A beloved maverick of American art, Hicks has been working at the intersection of art, craft and architecture for more than 50 years
With works ranging from tapestry to sculptures, from architectural decoration to installations, Sheila Hicks is a truly legendary figure of textile and installation art. A Hicks piece may deploy traditional fibers like cotton, wool and silk alongside, for example, porcupine quills, feathers or steel fibers; equally unexpected is the often monumental scale of her works, which frequently respond to the architecture surrounding them.
An American who has lived and worked in Paris since 1964, Hicks has traveled through five continents, visiting Mexico, France, Morocco, India, Chile, Sweden, Israel, Saudi Arabia, Japan and South Africa, to develop relationships with designers, artisans, industrialists, architects, politicians and cultural leaders in the creation of these fabulous and unique works that blur boundaries between craft and art in ways that now seem prescient of today’s broader demolition of such hierarchies.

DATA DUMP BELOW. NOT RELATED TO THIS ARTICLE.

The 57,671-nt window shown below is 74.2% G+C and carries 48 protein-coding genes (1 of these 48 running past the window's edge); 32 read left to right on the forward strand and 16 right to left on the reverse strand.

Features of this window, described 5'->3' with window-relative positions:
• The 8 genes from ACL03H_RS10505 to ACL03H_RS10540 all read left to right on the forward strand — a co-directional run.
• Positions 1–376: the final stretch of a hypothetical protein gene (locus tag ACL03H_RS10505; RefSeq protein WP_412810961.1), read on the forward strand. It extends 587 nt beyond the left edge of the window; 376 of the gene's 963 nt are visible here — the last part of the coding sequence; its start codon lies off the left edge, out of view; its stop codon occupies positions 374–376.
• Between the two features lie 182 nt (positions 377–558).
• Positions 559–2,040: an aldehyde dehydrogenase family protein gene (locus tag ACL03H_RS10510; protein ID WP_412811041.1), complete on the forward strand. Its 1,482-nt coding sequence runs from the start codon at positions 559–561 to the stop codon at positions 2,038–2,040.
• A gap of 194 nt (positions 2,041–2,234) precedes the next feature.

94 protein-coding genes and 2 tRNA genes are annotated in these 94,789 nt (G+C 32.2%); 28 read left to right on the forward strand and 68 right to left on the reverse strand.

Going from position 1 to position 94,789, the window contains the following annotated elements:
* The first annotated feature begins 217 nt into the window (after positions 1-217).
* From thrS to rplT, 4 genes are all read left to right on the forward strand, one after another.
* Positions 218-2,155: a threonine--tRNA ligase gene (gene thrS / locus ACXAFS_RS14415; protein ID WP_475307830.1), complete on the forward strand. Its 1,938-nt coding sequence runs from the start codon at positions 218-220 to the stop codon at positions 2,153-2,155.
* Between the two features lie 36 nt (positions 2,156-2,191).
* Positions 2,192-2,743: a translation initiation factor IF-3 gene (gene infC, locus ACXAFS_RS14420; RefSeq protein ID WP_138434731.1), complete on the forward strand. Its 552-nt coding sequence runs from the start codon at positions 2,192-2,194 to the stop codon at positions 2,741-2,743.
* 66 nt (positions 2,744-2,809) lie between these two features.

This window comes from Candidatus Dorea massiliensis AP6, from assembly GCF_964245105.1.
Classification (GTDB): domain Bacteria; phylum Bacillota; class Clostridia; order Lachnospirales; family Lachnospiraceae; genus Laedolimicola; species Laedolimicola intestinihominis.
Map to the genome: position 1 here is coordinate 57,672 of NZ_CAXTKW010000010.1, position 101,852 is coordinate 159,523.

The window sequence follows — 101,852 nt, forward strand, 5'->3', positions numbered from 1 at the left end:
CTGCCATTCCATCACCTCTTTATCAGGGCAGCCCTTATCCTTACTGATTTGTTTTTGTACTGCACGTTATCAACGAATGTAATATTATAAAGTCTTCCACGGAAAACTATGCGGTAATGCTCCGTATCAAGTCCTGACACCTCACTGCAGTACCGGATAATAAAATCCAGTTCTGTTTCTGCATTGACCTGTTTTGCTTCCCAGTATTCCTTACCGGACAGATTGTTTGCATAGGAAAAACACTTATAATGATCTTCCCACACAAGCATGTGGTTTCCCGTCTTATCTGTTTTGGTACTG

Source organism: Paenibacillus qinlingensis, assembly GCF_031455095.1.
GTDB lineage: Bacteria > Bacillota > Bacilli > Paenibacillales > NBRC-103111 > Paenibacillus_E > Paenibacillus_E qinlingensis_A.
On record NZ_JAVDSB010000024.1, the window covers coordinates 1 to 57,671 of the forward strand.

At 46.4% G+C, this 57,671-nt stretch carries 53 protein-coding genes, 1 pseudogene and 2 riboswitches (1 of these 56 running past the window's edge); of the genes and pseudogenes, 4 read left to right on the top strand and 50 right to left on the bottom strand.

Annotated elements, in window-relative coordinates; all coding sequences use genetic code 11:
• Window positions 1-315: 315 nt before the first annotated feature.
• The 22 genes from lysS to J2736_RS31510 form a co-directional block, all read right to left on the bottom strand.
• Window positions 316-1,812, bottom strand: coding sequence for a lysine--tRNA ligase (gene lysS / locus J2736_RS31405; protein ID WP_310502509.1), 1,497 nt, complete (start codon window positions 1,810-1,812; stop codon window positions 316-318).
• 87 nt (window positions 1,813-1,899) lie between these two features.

All facets of the artist’s extraordinary six-decade career are surveyed in this catalog, published for her exhibition at the Centre Pompidou in Paris. Through a broad thematic approach, the book presents around 130 works and previously unpublished material, providing the most comprehensive overview of her work ever published.
Sheila Hicks was born in Hastings, Nebraska, in 1934 and received her BFA and MFA degrees from Yale University (where she studied under Josef Albers, and where Eva Hesse was a fellow student). She received a Fulbright scholarship in 1957–58 to paint in Chile. While in South America she developed her interest in working with fibers. After founding workshops in Mexico, Chile, and South Africa, and working in Morocco and India, she now divides her time between her Paris studio and New York.